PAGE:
Subject recruitment and the Alcohol Use Disorders Identification Test (AUDIT)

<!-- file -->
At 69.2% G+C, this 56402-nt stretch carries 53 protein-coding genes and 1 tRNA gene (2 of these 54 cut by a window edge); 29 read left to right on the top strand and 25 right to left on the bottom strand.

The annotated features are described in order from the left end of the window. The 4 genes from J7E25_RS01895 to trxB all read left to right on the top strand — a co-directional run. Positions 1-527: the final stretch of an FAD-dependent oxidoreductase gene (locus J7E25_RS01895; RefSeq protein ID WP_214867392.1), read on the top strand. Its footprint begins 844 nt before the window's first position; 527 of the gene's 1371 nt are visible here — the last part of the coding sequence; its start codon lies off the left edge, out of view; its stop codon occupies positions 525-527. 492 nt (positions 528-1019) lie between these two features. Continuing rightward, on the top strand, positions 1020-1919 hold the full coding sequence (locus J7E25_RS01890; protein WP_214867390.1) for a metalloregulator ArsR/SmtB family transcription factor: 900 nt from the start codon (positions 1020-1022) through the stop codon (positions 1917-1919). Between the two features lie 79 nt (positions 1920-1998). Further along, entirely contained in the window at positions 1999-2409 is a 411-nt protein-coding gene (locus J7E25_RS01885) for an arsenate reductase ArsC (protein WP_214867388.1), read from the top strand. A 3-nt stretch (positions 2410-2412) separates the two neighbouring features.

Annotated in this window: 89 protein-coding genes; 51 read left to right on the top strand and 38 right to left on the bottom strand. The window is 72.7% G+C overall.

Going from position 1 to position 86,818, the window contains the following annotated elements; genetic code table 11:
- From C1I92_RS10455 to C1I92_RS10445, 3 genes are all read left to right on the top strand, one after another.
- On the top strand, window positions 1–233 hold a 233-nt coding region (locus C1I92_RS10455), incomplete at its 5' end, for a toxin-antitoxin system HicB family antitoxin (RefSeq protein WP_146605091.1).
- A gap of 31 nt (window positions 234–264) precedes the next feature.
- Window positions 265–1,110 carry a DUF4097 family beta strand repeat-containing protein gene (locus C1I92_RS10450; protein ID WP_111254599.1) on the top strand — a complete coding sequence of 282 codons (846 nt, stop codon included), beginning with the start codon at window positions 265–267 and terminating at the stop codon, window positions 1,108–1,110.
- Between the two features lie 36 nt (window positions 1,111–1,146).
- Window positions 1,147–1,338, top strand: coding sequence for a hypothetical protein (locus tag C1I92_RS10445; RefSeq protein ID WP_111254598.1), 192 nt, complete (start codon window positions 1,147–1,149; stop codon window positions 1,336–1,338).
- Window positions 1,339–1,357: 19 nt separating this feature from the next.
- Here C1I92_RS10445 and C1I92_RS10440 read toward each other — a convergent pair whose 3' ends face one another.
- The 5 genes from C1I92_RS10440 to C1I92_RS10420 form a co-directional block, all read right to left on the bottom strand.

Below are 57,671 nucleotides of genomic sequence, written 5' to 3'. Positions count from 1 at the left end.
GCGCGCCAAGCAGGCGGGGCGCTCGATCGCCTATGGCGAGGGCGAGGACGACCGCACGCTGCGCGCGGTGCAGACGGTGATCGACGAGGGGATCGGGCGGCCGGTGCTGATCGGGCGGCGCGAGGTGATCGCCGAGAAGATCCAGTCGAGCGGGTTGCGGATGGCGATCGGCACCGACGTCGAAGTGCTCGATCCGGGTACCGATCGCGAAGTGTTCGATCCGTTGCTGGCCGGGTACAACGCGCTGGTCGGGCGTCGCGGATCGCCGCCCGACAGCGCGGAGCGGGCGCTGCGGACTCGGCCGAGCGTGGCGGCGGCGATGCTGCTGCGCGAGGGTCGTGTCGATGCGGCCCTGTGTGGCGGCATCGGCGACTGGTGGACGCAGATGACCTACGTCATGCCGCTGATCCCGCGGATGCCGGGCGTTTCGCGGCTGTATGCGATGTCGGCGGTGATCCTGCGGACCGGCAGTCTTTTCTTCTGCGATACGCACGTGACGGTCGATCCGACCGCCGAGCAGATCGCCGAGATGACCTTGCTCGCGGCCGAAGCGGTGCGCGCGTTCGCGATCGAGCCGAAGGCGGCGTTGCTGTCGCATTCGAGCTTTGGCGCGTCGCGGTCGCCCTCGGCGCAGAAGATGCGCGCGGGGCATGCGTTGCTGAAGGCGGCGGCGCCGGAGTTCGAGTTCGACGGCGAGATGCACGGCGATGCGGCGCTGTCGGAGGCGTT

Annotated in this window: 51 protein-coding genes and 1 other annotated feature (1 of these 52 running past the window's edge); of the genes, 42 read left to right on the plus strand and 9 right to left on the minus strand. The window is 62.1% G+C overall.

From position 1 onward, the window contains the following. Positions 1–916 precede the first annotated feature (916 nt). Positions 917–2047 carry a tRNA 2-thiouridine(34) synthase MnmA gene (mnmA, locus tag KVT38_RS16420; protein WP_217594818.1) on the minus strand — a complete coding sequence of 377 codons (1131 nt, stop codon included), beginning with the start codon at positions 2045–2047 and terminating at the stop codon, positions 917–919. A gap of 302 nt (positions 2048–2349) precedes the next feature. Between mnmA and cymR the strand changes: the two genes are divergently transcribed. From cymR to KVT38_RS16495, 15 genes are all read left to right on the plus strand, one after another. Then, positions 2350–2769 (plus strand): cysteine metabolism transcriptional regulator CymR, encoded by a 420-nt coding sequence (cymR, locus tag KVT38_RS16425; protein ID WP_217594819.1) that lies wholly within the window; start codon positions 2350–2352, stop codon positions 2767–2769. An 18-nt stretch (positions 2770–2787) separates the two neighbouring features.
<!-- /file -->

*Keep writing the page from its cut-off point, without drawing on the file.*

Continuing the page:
The present study recruited 914 individuals of Korean descent from Hangang Sacred Heart, Keyo, Dasarang, KARF, and Humanity and Youth Rehabilitation Hospitals. Of these individuals, 459 were alcoholic subjects and 455 were nonalcoholic subjects; the nonalcoholic subjects were recruited from the industrial medical center of Hangang Sacred Heart Hospital. All subjects enrolled in this study underwent inpatient therapy for >30 days due to their drinking problems and the patients who comprised a subgroup in our previous study did not have major medical or comorbid psychiatric illnesses other than an alcohol-related disorder.11,19 AD was diagnosed clinically with a semi-structured interview based on the guidelines of the Diagnostic and Statistical Manual of Mental Disorders IV20 by skilled psychiatrists as well as on information provided by their caregivers; diagnostic validity was high because all subjects were hospitalized in alcohol-related hospitals. Most of the healthy controls were nondrinkers, although some were occasional light drinkers as revealed by a drinking habit questionnaire. Subjects who had first-degree relatives with major psychiatric disorders, including schizophrenia, mood disorders, and/or substance abuse disorders other than nicotine dependence, were excluded from the present analyses. The study protocol was approved by the institutional review board of each hospital. All participants provided written informed consent, and that this study was conducted in accordance with the Declaration of Helsinki.